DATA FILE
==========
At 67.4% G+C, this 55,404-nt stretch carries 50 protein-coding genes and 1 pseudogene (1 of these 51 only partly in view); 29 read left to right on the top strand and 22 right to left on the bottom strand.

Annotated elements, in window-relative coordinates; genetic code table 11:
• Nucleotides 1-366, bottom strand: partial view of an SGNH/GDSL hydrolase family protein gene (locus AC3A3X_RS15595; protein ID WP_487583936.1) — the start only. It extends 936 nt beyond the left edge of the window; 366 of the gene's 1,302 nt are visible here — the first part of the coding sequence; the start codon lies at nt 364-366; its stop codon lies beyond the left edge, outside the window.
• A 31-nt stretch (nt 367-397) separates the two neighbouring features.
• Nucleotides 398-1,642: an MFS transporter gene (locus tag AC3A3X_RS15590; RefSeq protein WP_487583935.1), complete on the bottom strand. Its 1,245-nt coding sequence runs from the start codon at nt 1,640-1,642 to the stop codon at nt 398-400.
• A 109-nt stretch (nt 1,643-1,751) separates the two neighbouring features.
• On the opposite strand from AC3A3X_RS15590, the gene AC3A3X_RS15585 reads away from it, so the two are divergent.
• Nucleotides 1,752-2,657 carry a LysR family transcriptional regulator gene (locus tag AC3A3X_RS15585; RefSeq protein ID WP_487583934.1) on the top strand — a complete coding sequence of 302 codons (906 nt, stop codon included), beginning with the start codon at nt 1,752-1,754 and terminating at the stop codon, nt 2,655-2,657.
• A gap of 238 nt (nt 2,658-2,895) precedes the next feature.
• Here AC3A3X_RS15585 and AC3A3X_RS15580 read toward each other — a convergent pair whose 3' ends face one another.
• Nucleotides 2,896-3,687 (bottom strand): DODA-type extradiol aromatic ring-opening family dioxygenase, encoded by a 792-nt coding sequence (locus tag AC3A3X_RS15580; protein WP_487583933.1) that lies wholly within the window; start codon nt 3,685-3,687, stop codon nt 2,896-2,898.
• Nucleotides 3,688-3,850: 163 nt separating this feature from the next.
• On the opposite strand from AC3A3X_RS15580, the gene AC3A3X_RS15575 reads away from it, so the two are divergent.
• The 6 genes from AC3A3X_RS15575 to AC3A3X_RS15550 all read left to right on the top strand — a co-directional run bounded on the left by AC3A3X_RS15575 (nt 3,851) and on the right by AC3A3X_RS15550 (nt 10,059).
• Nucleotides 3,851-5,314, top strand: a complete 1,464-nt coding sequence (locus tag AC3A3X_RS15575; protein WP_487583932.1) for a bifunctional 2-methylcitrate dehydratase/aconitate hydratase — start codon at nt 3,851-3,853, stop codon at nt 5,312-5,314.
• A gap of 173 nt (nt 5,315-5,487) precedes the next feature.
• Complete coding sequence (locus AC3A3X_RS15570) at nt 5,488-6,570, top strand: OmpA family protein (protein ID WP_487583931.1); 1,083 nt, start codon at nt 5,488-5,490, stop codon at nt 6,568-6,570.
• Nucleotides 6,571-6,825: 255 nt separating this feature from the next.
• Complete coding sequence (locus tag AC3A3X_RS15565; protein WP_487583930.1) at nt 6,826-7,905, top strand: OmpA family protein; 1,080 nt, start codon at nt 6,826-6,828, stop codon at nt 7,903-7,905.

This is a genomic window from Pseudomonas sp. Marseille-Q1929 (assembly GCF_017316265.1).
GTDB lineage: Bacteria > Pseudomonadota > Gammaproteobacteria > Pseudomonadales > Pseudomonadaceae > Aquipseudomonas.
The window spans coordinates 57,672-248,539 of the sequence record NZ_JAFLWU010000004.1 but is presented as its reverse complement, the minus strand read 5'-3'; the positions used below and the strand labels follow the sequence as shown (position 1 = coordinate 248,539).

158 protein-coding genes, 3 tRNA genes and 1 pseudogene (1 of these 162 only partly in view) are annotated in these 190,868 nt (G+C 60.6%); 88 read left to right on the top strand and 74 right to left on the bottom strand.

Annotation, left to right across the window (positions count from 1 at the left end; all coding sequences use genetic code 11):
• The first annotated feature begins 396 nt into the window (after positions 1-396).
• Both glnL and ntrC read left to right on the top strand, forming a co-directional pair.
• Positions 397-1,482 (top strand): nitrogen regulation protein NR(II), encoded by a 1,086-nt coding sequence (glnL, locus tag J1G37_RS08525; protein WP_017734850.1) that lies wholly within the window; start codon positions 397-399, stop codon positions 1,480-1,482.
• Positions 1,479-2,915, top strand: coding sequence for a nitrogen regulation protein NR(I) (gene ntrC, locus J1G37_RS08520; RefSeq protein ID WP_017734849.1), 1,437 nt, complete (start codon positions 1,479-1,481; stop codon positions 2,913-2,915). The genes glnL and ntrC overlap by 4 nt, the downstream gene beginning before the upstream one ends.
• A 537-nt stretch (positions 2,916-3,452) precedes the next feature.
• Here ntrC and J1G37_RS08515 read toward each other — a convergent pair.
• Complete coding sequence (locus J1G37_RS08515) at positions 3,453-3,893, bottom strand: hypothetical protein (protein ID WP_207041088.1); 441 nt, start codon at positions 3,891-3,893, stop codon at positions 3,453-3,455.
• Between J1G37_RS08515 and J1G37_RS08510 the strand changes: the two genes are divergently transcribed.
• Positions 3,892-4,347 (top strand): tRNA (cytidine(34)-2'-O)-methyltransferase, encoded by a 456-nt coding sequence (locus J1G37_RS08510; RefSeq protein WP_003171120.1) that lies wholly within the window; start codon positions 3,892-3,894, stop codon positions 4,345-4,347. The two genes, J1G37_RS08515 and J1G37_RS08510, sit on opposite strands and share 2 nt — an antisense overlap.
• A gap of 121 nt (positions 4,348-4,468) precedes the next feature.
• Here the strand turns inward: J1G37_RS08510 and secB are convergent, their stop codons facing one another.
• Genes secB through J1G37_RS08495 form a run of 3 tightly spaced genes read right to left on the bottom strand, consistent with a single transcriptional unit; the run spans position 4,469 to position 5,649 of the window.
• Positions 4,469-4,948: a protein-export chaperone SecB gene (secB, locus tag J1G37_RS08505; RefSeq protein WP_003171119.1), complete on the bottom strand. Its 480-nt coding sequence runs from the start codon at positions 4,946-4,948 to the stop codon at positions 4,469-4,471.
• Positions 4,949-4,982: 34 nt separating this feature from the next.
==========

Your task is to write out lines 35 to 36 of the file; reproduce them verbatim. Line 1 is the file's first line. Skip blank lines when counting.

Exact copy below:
• Here the strand turns inward: J1G37_RS08510 and secB are convergent, their stop codons facing one another.
• Genes secB through J1G37_RS08495 form a run of 3 tightly spaced genes read right to left on the bottom strand, consistent with a single transcriptional unit; the run spans position 4,469 to position 5,649 of the window.